We're still in the height of flu season and just Monday, we learned the sad news that an infant from the eastern part of North Carolina recently died from the flu. That brings the number of flu deaths in the state this flu season to 22. The majority have been young adults between the ages of 25 and 49 years old.
We all would agree, it's 22 lives too many taken by the flu. But we don't want you to be scared into thinking we have an epidemic. According to 2012 numbers, there are more than 9.7 million people in the state. Statistically, less than one percent of our state's population have died from the flu. In no way do the numbers minimize the deaths. We want you to be informed, we want you to know how to keep the flu away from you and your family.
The key things to remember are:
- Get your flu shot, if not for you, for those who can't -- like the infant who recently died. The flu shot can't be given to babies younger than six months old.
- Wash your hands often
- Disinfect your work space, especially if you share it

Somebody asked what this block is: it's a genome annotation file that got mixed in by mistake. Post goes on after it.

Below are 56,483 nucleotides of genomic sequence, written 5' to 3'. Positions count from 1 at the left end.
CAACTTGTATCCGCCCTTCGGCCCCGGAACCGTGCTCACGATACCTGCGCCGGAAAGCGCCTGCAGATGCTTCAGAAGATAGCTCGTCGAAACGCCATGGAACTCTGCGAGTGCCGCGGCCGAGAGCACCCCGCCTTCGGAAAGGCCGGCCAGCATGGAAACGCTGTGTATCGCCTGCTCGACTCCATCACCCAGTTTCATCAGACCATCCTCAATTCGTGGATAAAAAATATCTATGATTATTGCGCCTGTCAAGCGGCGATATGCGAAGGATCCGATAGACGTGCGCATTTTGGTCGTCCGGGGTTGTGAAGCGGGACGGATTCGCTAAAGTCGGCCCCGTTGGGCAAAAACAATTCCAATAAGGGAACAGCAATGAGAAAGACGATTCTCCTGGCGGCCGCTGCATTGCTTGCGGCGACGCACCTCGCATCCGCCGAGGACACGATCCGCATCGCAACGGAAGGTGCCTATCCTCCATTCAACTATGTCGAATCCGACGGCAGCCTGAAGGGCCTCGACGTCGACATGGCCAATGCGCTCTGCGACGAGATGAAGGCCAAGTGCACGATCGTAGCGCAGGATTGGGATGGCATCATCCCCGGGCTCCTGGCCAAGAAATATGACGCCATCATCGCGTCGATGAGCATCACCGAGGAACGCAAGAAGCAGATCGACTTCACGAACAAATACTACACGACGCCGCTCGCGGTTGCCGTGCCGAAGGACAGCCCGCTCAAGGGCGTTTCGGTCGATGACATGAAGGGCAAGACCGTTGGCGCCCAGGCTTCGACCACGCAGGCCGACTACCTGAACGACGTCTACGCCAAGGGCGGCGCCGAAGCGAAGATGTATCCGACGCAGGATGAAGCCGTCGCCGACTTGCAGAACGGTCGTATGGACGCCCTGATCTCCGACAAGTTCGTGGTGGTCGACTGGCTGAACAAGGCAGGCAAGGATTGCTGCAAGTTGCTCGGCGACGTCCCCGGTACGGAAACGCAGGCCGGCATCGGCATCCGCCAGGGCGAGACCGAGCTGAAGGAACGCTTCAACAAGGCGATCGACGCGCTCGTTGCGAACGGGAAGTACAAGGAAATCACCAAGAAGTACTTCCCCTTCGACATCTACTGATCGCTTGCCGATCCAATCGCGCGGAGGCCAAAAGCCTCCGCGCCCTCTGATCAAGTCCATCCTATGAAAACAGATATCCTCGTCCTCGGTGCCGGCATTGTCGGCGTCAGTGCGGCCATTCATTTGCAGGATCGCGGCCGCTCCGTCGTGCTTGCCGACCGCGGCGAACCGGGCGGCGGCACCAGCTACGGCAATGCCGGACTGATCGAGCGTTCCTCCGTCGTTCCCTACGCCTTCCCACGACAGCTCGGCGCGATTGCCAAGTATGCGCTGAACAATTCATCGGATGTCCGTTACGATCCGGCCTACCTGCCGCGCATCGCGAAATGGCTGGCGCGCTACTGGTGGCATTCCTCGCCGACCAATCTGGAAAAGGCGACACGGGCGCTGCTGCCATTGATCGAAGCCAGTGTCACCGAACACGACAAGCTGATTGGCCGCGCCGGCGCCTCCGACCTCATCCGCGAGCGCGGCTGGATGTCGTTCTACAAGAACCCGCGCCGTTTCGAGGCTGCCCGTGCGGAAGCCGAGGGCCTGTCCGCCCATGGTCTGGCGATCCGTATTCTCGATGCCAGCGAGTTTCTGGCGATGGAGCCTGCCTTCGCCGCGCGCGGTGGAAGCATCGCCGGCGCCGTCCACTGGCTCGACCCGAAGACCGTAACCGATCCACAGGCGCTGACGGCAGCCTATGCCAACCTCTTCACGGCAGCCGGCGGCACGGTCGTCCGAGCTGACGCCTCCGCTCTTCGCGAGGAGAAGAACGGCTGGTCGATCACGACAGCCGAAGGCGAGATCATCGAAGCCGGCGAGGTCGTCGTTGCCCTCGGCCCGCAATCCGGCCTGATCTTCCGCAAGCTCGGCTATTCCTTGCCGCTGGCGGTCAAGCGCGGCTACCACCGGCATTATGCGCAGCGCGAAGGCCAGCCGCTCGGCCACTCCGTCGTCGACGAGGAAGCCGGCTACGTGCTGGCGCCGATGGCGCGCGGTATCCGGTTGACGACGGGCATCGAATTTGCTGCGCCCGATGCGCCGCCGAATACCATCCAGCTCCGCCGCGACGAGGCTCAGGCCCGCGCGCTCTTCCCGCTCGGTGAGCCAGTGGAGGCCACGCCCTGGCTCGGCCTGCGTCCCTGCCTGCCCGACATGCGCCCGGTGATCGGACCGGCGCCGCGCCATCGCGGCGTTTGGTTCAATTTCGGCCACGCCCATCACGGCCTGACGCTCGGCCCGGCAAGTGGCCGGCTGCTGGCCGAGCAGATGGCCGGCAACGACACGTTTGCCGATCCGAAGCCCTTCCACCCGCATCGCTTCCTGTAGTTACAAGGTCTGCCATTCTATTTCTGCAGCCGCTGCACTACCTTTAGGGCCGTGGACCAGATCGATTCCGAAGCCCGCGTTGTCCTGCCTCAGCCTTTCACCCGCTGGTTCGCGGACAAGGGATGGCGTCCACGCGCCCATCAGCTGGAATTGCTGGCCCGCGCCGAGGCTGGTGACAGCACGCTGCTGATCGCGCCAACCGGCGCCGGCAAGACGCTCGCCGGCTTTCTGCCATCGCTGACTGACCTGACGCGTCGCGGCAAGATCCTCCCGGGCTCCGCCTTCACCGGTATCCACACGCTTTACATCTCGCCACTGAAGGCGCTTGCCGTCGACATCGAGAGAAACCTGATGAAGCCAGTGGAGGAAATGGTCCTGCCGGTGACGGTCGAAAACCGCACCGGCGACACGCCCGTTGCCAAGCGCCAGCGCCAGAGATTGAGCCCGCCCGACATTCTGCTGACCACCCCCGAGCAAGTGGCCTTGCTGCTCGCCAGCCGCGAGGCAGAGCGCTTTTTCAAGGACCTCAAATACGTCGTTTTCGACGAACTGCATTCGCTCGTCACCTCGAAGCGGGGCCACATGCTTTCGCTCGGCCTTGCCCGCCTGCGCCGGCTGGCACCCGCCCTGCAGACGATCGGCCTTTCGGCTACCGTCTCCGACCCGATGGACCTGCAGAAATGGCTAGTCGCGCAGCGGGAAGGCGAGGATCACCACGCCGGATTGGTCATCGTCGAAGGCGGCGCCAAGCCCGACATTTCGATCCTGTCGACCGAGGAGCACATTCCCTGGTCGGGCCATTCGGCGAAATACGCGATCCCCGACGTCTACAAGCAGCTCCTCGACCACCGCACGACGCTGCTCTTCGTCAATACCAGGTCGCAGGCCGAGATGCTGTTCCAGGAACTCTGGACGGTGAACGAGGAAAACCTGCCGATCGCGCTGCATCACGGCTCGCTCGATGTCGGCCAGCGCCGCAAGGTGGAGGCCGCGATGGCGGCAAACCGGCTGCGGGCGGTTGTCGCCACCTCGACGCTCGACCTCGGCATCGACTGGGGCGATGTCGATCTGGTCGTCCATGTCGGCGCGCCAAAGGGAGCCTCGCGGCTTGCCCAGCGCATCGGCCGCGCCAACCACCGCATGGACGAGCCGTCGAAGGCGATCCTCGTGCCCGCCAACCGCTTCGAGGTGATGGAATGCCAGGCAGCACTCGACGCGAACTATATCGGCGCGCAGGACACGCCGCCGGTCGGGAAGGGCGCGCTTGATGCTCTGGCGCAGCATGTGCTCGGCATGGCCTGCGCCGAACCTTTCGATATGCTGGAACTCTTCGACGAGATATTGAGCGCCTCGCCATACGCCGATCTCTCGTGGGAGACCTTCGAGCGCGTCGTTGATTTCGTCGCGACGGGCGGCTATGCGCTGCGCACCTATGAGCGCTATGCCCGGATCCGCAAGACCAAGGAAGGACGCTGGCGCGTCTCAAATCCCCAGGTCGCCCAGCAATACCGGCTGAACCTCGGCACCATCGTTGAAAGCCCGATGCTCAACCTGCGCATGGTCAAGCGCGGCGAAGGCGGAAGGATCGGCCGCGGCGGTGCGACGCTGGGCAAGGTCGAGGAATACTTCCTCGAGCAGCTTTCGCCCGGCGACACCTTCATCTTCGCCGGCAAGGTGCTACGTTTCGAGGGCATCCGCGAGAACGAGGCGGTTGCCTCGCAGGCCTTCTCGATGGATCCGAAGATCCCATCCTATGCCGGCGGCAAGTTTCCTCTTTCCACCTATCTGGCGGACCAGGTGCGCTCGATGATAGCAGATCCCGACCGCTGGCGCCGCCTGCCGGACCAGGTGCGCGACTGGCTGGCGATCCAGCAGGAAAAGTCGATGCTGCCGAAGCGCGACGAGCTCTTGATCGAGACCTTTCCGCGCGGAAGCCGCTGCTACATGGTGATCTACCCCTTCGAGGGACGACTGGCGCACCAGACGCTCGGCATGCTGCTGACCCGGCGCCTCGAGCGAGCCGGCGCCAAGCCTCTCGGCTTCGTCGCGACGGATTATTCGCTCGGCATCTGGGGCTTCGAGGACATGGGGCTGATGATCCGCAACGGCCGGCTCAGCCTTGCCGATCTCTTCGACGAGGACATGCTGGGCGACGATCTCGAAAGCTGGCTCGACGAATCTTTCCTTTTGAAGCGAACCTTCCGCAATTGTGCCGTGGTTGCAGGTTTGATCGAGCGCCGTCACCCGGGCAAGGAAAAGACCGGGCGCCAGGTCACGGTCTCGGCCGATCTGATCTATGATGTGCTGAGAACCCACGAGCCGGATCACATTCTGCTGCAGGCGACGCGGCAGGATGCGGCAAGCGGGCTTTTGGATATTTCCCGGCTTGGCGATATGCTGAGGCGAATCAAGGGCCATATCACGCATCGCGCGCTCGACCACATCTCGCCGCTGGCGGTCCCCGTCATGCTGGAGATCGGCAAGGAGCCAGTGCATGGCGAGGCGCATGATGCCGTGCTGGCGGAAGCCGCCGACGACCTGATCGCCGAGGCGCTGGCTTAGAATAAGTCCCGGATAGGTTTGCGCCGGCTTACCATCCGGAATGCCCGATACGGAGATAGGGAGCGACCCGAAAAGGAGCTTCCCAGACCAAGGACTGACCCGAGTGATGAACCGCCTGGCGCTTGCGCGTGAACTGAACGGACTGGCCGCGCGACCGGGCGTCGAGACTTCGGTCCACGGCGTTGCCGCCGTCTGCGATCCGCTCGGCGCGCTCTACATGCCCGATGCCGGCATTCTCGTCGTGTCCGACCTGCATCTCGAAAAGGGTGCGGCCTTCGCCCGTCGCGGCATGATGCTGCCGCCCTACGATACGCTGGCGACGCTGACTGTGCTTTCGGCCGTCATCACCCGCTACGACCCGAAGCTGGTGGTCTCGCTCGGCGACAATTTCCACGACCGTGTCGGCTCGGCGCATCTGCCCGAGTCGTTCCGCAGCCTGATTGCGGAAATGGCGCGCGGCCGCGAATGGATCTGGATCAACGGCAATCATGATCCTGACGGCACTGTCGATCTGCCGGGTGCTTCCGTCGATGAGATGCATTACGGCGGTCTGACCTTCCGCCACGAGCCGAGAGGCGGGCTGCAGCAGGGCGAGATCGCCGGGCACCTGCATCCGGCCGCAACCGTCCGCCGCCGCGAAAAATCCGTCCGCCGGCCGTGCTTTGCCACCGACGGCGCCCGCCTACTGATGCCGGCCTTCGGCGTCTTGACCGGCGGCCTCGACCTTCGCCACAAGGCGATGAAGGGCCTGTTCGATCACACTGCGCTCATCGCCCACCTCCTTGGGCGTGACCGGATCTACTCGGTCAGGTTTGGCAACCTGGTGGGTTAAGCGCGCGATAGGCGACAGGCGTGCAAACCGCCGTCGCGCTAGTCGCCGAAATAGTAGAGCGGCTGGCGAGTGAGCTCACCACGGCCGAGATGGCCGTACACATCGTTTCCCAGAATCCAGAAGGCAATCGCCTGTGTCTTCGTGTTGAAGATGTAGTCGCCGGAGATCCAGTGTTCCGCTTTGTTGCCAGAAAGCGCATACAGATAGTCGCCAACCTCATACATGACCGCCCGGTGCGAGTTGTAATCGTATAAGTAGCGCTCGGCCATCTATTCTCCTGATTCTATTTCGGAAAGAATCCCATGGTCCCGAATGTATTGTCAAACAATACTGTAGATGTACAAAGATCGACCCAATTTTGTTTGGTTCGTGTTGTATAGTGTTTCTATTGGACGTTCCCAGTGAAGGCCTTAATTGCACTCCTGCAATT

- Avoid close contact with sick people
Lets say you start to feel a tickle in your throat. How do you know if it's the flu or your average cold? Let's take a look at some of the symptoms and see if you can figure it out.
SUDDEN ONSET - Is that a flu symptom? Or a cold symptom? If you said flu, you're right. The flu will come on suddenly and you'll start to feel pretty bad. We're talking chills, muscle ache, exhaustion, stuffy nose, the works. A cold will come on gradually and its symptoms are the usual suspects: sore throat, stuffy nose, and cough.
FEVER - Which illness comes with a fever? That's a trick question because fevers can happen with both a cold and the flu. But if you get a fever with a cold, it'll be mild - if at all. If it's the flu, the fever will be 100 degrees or higher.
DURATION - If it's a cold, it can last a week to 10 days and you might still have the cough for a couple weeks. But the flu can take you out for one to two weeks and the exhaustion lingers.
If you do get the flu, stay home! Don't have contact with people until 24 hours after your fever breaks. And of course, follow any doctor's orders.
WFMY News 2/Consumer Reports/ NC Health Dept.